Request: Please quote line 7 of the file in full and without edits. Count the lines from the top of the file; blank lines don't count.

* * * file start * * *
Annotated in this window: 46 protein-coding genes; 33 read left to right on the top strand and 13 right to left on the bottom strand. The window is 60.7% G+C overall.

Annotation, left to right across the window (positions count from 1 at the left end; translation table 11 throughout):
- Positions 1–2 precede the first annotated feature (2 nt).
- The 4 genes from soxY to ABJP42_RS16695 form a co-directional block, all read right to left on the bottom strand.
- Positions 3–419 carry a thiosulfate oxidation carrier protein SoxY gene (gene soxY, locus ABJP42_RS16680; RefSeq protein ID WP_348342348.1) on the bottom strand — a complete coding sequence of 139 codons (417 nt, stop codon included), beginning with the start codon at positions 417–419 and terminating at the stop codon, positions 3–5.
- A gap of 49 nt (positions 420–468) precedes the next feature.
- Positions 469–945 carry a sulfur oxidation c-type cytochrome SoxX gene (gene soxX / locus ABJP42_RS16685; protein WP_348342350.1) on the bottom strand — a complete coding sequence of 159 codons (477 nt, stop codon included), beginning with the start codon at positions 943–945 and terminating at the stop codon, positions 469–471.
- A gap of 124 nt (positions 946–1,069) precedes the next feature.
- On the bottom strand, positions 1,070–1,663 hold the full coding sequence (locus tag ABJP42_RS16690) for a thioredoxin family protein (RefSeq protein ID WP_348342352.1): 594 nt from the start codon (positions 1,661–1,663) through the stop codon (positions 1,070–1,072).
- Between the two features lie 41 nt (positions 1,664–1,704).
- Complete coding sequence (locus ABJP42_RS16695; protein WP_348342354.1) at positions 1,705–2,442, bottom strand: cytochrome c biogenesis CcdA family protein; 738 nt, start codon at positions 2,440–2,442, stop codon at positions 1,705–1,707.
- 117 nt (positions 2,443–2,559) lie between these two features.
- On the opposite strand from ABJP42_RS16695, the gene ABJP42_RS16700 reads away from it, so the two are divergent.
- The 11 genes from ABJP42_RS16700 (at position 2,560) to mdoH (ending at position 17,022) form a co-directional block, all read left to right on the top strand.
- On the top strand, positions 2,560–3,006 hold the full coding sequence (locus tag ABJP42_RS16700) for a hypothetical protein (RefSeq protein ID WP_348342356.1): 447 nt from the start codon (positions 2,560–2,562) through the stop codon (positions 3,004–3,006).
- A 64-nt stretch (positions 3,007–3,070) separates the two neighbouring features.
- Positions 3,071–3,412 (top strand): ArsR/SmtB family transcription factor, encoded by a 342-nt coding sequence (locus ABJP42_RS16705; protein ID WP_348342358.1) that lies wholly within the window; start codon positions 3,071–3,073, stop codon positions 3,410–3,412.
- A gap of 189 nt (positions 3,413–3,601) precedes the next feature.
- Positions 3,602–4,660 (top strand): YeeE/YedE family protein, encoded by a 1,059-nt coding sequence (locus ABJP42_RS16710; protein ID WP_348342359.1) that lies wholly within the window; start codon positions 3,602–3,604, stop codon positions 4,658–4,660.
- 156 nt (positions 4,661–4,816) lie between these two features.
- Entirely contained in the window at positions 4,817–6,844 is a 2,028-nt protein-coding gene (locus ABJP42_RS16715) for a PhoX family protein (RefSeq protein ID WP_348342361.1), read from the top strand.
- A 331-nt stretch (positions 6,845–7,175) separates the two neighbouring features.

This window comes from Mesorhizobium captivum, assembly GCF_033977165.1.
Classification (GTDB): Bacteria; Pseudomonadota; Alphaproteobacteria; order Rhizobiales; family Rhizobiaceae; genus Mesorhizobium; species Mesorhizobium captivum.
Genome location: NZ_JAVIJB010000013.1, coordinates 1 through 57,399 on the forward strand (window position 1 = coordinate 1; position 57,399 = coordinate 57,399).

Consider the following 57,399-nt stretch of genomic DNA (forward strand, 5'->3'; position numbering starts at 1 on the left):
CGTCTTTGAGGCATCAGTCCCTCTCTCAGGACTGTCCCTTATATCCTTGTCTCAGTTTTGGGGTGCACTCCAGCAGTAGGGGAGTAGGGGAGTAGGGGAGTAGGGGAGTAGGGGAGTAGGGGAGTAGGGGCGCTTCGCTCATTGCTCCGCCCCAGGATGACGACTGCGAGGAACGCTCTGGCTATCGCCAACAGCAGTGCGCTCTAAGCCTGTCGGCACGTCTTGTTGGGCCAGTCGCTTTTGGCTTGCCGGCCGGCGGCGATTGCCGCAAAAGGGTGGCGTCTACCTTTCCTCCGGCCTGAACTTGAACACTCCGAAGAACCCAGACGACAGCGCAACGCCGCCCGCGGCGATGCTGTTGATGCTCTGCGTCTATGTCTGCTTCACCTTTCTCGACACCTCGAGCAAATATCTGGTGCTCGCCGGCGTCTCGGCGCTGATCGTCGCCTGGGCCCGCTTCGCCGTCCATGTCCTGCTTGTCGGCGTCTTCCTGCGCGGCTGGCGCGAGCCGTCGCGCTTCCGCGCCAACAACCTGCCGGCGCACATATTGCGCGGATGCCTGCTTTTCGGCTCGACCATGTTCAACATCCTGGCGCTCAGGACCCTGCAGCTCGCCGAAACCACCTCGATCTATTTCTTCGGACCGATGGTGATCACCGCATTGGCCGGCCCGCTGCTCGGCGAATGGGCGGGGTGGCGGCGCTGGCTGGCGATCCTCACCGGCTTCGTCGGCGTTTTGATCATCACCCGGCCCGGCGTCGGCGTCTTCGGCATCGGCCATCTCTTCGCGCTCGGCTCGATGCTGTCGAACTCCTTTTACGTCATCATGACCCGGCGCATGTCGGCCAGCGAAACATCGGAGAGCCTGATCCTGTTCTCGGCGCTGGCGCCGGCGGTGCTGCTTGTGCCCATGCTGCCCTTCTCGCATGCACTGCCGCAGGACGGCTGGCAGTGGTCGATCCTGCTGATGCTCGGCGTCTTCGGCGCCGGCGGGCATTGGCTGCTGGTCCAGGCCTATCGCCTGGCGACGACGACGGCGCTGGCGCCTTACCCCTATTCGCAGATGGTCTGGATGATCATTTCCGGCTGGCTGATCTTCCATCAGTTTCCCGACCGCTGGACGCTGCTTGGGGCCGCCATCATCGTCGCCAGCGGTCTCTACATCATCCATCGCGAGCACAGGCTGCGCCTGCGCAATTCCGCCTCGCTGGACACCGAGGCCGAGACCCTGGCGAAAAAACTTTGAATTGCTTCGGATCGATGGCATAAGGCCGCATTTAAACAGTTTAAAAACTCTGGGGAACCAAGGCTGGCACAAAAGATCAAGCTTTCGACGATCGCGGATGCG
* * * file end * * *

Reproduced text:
- Positions 469–945 carry a sulfur oxidation c-type cytochrome SoxX gene (gene soxX / locus ABJP42_RS16685; protein WP_348342350.1) on the bottom strand — a complete coding sequence of 159 codons (477 nt, stop codon included), beginning with the start codon at positions 943–945 and terminating at the stop codon, positions 469–471.